Can one PACS display be just as good as two?

By Erik L. Ridley, AuntMinnie staff writer

November 8, 2016 -- Radiologists can be faster and achieve the same level of diagnostic performance on one 8-megapixel PACS display as they can using a common dual 5-megapixel display configuration, according to research published online recently in the Journal of Digital Imaging.

In a study involving six radiologists who viewed 60 mammographic cases on both types of displays, Elizabeth Krupinski, PhD, of Emory University found no statistical difference in diagnostic accuracy between the two workstation configurations. What's more, the radiologists took less time to interpret the mammograms with the 8-MP display.

"A single 8-MP display, properly calibrated and used in the appropriate radiology viewing environment, is equivalent to two side-by-side 5-MP displays for accurately interpreting mammographic exams," Krupinski wrote. "This configuration may actually present some advantages in terms of reduced visual search time and more efficient visual search."

One or two displays?

Radiology workstations typically have two monitors, and even slight differences in adherence to minimum display standards could result in images appearing very different. This could potentially lead to interpretation errors, Krupinski noted. Viewing images on multiple monitors can also cause physical complaints such as neck, back, and shoulder pain.

Now that a number of manufacturers are producing high-resolution widescreen displays, a single display option is quite feasible, she wrote. To determine if there are any performance differences, Krupinski sought to assess diagnostic accuracy and reader efficiency as a function of display and display layout (JDI, October 31, 2016).

The study used an 8-megapixel display (RadiForce RX850, Eizo) with no bezel and dual 5-megapixel displays (RadiForce GX540, Eizo) with a bezel. All displays were calibrated to the DICOM Grayscale Standard Display Function and the ambient room lights were set to 25 lx.

Each of the six mammographers -- four board-certified mammographers, one mammography fellow, and one senior resident about to enter a mammography fellowship -- viewed 60 mammography cases, first on one of the display configurations and then again three weeks later on the other display configuration. After first deciding whether a case was normal or abnormal, the mammographers reported their diagnostic confidence level on a six-point scale.

Of the 60 cases, 40 had single biopsy-proven malignant lesions, including 20 masses and 20 microcalcification clusters. The lesions ranged from subtle to moderately subtle, according to Krupinski. The remaining 20 cases did not have lesions.

Krupinski also performed an additional study that recorded radiologist eye positions on a subset of 15 cases, which included five masses, five microcalcifications, and five normal cases. The same six radiologists read these cases at least three months after the main diagnostic study.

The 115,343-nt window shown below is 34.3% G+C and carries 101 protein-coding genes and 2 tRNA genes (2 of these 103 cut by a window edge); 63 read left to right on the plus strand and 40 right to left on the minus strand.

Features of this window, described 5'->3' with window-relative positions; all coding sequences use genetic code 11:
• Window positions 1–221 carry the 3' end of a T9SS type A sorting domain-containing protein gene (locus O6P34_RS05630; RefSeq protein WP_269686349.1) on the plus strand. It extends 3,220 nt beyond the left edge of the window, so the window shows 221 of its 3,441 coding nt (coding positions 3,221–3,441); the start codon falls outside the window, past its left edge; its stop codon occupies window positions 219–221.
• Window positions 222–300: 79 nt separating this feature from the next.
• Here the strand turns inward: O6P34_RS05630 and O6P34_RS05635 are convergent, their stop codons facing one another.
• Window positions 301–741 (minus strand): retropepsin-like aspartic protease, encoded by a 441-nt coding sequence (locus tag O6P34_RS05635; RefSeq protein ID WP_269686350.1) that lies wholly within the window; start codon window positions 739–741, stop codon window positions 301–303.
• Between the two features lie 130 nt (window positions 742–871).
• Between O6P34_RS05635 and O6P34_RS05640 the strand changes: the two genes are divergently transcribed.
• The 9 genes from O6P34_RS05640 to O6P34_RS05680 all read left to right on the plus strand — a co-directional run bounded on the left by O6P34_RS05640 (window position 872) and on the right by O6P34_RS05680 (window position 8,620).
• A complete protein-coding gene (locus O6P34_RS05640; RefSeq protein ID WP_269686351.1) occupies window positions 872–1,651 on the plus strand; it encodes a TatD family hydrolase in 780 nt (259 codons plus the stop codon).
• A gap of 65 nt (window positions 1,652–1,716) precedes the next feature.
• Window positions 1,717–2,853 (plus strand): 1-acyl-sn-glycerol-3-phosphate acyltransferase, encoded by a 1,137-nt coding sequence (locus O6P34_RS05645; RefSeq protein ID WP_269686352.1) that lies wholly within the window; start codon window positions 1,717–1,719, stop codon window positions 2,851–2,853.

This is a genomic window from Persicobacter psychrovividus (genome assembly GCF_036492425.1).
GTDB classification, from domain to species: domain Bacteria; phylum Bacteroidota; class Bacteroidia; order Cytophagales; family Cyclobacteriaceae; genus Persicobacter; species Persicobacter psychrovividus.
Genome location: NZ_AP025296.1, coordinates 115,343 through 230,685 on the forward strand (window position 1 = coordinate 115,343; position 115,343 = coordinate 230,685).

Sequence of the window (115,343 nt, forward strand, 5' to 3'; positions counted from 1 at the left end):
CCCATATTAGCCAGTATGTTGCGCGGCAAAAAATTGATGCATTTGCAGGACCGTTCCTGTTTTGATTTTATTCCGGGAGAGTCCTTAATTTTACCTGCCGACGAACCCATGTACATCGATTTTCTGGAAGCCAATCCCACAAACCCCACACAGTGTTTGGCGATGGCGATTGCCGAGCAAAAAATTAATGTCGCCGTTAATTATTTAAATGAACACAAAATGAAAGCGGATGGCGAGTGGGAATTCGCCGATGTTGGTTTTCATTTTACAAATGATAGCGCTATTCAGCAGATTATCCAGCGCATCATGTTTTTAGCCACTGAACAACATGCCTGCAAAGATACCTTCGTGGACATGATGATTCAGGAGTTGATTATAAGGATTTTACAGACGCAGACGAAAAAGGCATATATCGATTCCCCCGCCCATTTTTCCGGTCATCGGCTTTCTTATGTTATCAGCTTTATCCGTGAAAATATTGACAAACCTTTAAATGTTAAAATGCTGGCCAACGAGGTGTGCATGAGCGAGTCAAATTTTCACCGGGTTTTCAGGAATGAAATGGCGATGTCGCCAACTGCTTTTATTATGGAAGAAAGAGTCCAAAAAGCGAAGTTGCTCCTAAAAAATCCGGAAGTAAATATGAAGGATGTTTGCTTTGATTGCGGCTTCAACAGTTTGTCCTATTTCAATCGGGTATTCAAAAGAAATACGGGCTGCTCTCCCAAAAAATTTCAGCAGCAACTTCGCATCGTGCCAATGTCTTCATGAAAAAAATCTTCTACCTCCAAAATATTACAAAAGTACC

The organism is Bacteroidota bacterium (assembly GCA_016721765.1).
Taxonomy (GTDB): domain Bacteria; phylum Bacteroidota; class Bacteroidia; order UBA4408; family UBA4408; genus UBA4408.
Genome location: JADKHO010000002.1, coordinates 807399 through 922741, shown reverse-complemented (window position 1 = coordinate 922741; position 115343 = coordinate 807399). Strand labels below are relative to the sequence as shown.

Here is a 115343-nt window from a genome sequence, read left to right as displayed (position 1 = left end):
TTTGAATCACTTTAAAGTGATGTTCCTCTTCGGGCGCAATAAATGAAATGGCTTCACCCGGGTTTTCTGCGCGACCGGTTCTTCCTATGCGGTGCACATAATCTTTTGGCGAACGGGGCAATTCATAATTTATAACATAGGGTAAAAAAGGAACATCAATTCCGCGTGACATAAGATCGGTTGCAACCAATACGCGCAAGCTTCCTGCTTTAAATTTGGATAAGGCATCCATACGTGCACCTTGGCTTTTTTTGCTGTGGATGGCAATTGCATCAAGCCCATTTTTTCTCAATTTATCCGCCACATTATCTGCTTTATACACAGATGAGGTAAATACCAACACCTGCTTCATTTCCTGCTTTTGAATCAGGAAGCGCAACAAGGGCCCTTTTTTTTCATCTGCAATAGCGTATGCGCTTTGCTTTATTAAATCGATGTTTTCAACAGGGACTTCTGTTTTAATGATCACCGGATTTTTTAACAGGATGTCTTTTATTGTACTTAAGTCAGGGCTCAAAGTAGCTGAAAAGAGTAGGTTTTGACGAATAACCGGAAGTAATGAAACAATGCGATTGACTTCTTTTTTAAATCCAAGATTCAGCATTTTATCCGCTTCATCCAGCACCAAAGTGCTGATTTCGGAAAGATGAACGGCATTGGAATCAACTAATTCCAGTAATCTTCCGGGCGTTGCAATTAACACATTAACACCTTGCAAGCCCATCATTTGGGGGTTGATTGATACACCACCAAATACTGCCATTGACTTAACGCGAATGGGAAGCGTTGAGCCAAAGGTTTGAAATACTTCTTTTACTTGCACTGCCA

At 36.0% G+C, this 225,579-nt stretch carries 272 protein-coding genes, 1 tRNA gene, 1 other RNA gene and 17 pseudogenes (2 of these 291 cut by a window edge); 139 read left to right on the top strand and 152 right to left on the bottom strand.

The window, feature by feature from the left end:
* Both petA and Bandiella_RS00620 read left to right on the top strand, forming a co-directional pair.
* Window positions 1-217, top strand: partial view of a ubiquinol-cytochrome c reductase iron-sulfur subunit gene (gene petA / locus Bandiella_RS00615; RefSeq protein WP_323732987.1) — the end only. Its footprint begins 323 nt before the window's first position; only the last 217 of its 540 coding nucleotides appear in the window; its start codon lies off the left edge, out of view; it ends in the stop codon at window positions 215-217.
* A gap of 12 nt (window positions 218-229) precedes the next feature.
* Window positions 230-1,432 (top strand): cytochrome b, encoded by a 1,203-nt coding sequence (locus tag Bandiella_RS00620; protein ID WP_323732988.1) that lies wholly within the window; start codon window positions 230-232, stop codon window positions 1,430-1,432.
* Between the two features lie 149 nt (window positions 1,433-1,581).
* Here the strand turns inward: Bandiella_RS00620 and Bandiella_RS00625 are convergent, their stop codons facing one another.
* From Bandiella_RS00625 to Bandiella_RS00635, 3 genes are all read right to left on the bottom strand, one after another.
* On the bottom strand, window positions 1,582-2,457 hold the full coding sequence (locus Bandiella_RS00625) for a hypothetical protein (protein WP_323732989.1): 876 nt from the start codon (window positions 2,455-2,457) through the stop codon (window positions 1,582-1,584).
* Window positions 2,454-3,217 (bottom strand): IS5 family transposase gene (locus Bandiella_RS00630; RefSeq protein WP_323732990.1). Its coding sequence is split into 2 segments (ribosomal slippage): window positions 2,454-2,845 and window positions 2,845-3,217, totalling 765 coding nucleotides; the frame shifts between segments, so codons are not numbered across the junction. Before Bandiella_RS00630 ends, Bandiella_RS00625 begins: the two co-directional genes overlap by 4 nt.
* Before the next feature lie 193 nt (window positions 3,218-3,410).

Similar results, less time

After performing multireader multicase receiver operator characteristics (ROC) analysis, Krupinski found no difference in mean diagnostic performance between the two display configurations:

  • Mean diagnostic performance on dual 5-megapixel displays: 0.849
  • Mean diagnostic performance on single 8-megapixel display: 0.823

The difference wasn't statistically significant (p = 0.0891). However, the radiologists required significantly less viewing time (p = 0.0002) on the single 8-megapixel display:

  • Mean viewing time on dual 5-megapixel displays: 68.99 seconds
  • Mean viewing time on single 8-megapixel display: 62.04 seconds

Krupinski noted that there was no difference in diagnostic performance by the type of lesion. In addition, she found no significant difference among display configurations for the number of times radiologists used the zoom/pan function.

The eye-position study showed no differences in the time to first fixate on the lesion or in total time on the lesions. This indicates that the lower image resolution of the single display -- due to two images appearing on the same screen -- did not appear to influence the readers' ability to detect and view lesion details, according to Krupinski.

"The use of these widescreen high-resolution monitors seems to be quite feasible for use in primary radiographic interpretation," she wrote.

Efficiency gains

Radiologists were more efficient on the single 8-megapixel display, experiencing reduced overall image viewing time, according to Krupinski.

"From the eye-position study, it appears that the gain in efficiency is not due to detecting or spending any different time on the lesions, but in terms of not scanning back and forth from image to image as much," she wrote. "The reason for this may be the presence of the bezels around each of the two 5-MP displays -- creating a physical separation between the two images, while the single 8-MP display has the two images abutting each other without anything between them."

Additional studies are needed to confirm this, however, she wrote.

Krupinski acknowledged a number of limitations to her study, including its reliance only on mammography and mammographers.

"We chose these specifically, however, as mammograms are the highest-resolution images in radiology, and one would expect the results to generalize to lower-resolution images," she added.

In addition, Krupinski wrote that the laboratory setting may also have influenced the study results, as it doesn't entirely replicate the clinical environment. For example, radiologists often use additional monitors in the clinical setting to access patient data or dictations, and there are also typically more images and prior studies to review.


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